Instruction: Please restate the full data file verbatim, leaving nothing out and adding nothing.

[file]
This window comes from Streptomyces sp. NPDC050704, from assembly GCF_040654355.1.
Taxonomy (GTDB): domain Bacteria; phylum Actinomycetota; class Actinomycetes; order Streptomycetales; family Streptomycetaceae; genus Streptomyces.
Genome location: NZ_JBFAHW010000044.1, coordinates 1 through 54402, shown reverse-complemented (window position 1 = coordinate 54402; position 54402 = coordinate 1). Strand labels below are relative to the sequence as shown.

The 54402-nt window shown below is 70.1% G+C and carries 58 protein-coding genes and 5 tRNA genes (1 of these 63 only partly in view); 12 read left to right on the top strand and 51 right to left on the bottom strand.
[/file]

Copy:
This window comes from Streptomyces sp. NPDC050704, from assembly GCF_040654355.1.
Taxonomy (GTDB): domain Bacteria; phylum Actinomycetota; class Actinomycetes; order Streptomycetales; family Streptomycetaceae; genus Streptomyces.
Genome location: NZ_JBFAHW010000044.1, coordinates 1 through 54402, shown reverse-complemented (window position 1 = coordinate 54402; position 54402 = coordinate 1). Strand labels below are relative to the sequence as shown.

The 54402-nt window shown below is 70.1% G+C and carries 58 protein-coding genes and 5 tRNA genes (1 of these 63 only partly in view); 12 read left to right on the top strand and 51 right to left on the bottom strand.